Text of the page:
- Gentlemen, start your drones: Judge’s ruling opens door for commercial use
- Soldier who hid, bragged about not saluting flag to be punished — in secret
- ‘Maverick’ of the seas: ‘Top Gun’ school for U.S. ship officers to launch
- Putin declares Sochi Paralympics open amid Ukrainian protest
- ‘In Jesus name, we pray’ sparks ire at Ohio council meeting
- Navy’s first laser weapon ready for prime time; drone killer to deploy this summer
- Billionaire backer: Rick Santorum ‘needs to be heard’ in 2016
- Obamacare fallout: 49 percent pessimistic; 45 percent ‘scared’
- DHS accused of holding U.S. citizen at airport, using emails to pry into her sex life
- Seattle socialist: Minimum-wage discussion skewed by ‘right-wing’ GAO analysis
Closing the political divide 1 cookie at a time
WASHINGTON (AP) — Democrats and Republicans may follow their leaders in lockstep on the issues of the day, but when it comes to nuts — specifically whether or not they belong in chocolate chip cookies — it seems every politician is an island, says Bill Yosses, White House executive pastry chef and author of the new cookbook, “The Perfect Finish.”
“Everybody has their individual opinion, but I have noticed no discernable opinion in terms of one party or the other,” Mr. Yosses said.
The man who’s been called the confectioner-in-chief came to the White House in January 2007 to turn out cakes, pastries and cookies for President George W. Bush, who Mr. Yosses said “enjoyed dessert immensely.”
“I don’t think there was a dessert he met that he didn’t like,” he added.
President Barack Obama? He’s a bit more discerning.
“He’s not someone who eats dessert every day,” Mr. Yosses said.
Factor in first lady Michelle Obama’s initiative to combat childhood obesity and you might think Yosses has more time on his hands. But Yosses said the change has prompted him to become more creative. These days he gets berries and rhubarb from Mrs. Obama’s White House garden, and honey — which he uses along with maple syrup and agave nectar in place of refined sugars — from the kitchen’s new beehives.
“Sourcing is the second most important aspect after portion size and moderation about how we can make desserts part of a healthy diet.”
In addition to backyard sourcing, Mr. Yosses has eliminated denatured and processed foods, such as chemical preservatives and shortening. Which leaves. lard.
President Obama has dubbed Mr. Yosses “The Crust Master” and has a special weakness for just about any fruit pie the chef turns out, Mr. Yosses said. In fact, Obama picked cherry pie for his birthday last year, and Mr. Yosses said he’s expecting a similar request when the day rolls around again on Aug. 4.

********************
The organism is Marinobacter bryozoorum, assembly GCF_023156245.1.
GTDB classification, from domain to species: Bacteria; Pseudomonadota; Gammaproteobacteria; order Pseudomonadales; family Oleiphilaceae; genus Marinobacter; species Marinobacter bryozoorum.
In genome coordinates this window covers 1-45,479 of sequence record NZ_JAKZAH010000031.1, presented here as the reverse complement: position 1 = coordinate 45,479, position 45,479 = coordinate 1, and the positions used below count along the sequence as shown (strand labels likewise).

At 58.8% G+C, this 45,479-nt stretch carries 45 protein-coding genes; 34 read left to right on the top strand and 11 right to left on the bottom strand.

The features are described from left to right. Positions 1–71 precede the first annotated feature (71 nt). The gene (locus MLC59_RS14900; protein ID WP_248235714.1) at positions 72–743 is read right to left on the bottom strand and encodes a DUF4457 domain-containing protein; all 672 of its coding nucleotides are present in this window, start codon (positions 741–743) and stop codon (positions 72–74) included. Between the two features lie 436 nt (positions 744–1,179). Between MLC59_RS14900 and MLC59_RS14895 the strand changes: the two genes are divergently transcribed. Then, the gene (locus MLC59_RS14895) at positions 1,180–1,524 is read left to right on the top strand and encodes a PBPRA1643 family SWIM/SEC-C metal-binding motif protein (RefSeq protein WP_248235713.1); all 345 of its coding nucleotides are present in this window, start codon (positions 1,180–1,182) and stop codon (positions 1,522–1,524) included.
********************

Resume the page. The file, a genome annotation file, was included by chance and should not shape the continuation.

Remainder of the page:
Besides fully baking the bottom crust before adding the fruit and top crust, Mr. Yosses earned his title by massaging a tablespoon of lard into every batch of dough to give it “that snap-crackle-pop.”
And does the president know about the secret ingredient? Or have his advisers assured him deniability?
“He probably would rather not know,” Mr. Yosses ventured.
With the Fourth of July approaching, Mr.l Yosses soon will create treats for the military families who will be invited for fireworks on the South Lawn. For your own picnic, Yosses said items such as lemon pound cake supreme or deepest, darkest chocolate pudding from his new cookbook make delicious, easily transportable goodies. Blackberry buttermilk Bundt cake also works.
TWT Video Picks
Taxpayers must pay the freight for over-budget train projects
- Kim Jong-un calls for execution of 33 Christians
- Rand Paul wins 2014 CPAC straw poll, Ted Cruz finishes a distant second
- SAUERBREY: Taxing Marylanders until they flee
- U.S. pilot scares off Iranians with 'Top Gun'-worthy stunt: 'You really ought to go home'
- Bill Clinton cashes in on struggling nonprofit hospital
- Bill Clinton poses for photo with Bunny Ranch prostitutes
- CPAC 2014 straw poll results
- Senate Democrats, Republicans spar over restoring unemployment benefits
- 'Blarney Blowout' near UMass results in 73 arrests; 4 officers injured
- Russias Putin nominated for Nobel Peace Prize
Pope Francis meets his 'mini-me'
Celebrity deaths in 2014
Winter storm hits states — again